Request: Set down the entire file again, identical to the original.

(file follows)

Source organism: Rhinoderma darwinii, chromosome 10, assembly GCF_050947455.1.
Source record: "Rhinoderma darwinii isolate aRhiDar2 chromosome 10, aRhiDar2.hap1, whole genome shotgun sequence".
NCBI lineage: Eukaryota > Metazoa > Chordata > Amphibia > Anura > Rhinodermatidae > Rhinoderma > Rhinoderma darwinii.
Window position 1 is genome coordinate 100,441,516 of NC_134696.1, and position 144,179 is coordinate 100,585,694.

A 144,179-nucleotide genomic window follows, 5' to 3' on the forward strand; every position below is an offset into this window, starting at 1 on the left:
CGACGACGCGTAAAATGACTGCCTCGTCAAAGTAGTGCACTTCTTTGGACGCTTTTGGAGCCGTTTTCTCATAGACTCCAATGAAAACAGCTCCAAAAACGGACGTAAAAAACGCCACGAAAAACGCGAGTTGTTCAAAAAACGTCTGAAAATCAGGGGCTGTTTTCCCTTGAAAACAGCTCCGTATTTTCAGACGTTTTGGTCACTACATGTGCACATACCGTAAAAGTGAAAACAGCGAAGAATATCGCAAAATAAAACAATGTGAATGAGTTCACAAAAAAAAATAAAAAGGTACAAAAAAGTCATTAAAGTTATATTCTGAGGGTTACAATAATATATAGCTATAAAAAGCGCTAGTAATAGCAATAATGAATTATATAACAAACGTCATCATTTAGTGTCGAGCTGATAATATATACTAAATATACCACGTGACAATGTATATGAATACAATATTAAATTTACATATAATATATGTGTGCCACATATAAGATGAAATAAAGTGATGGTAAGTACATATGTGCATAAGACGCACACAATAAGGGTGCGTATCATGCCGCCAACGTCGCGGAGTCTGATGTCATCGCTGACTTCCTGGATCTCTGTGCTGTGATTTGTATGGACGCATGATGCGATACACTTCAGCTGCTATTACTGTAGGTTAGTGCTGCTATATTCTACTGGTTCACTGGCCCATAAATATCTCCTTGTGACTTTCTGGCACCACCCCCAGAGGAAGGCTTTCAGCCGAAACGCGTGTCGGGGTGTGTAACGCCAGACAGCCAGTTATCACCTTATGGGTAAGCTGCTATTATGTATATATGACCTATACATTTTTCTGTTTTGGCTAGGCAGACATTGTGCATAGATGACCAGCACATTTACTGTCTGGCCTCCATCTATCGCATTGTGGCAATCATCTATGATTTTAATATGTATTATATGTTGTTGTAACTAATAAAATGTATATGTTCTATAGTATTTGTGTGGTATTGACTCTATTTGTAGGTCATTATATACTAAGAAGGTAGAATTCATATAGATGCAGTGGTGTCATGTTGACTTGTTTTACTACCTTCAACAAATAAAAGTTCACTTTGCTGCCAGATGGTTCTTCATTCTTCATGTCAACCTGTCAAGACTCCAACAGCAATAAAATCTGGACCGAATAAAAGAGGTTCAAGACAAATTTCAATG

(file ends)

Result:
Source organism: Rhinoderma darwinii, chromosome 10, assembly GCF_050947455.1.
Source record: "Rhinoderma darwinii isolate aRhiDar2 chromosome 10, aRhiDar2.hap1, whole genome shotgun sequence".
NCBI lineage: Eukaryota > Metazoa > Chordata > Amphibia > Anura > Rhinodermatidae > Rhinoderma > Rhinoderma darwinii.
Window position 1 is genome coordinate 100,441,516 of NC_134696.1, and position 144,179 is coordinate 100,585,694.

A 144,179-nucleotide genomic window follows, 5' to 3' on the forward strand; every position below is an offset into this window, starting at 1 on the left:
CGACGACGCGTAAAATGACTGCCTCGTCAAAGTAGTGCACTTCTTTGGACGCTTTTGGAGCCGTTTTCTCATAGACTCCAATGAAAACAGCTCCAAAAACGGACGTAAAAAACGCCACGAAAAACGCGAGTTGTTCAAAAAACGTCTGAAAATCAGGGGCTGTTTTCCCTTGAAAACAGCTCCGTATTTTCAGACGTTTTGGTCACTACATGTGCACATACCGTAAAAGTGAAAACAGCGAAGAATATCGCAAAATAAAACAATGTGAATGAGTTCACAAAAAAAAATAAAAAGGTACAAAAAAGTCATTAAAGTTATATTCTGAGGGTTACAATAATATATAGCTATAAAAAGCGCTAGTAATAGCAATAATGAATTATATAACAAACGTCATCATTTAGTGTCGAGCTGATAATATATACTAAATATACCACGTGACAATGTATATGAATACAATATTAAATTTACATATAATATATGTGTGCCACATATAAGATGAAATAAAGTGATGGTAAGTACATATGTGCATAAGACGCACACAATAAGGGTGCGTATCATGCCGCCAACGTCGCGGAGTCTGATGTCATCGCTGACTTCCTGGATCTCTGTGCTGTGATTTGTATGGACGCATGATGCGATACACTTCAGCTGCTATTACTGTAGGTTAGTGCTGCTATATTCTACTGGTTCACTGGCCCATAAATATCTCCTTGTGACTTTCTGGCACCACCCCCAGAGGAAGGCTTTCAGCCGAAACGCGTGTCGGGGTGTGTAACGCCAGACAGCCAGTTATCACCTTATGGGTAAGCTGCTATTATGTATATATGACCTATACATTTTTCTGTTTTGGCTAGGCAGACATTGTGCATAGATGACCAGCACATTTACTGTCTGGCCTCCATCTATCGCATTGTGGCAATCATCTATGATTTTAATATGTATTATATGTTGTTGTAACTAATAAAATGTATATGTTCTATAGTATTTGTGTGGTATTGACTCTATTTGTAGGTCATTATATACTAAGAAGGTAGAATTCATATAGATGCAGTGGTGTCATGTTGACTTGTTTTACTACCTTCAACAAATAAAAGTTCACTTTGCTGCCAGATGGTTCTTCATTCTTCATGTCAACCTGTCAAGACTCCAACAGCAATAAAATCTGGACCGAATAAAAGAGGTTCAAGACAAATTTCAATG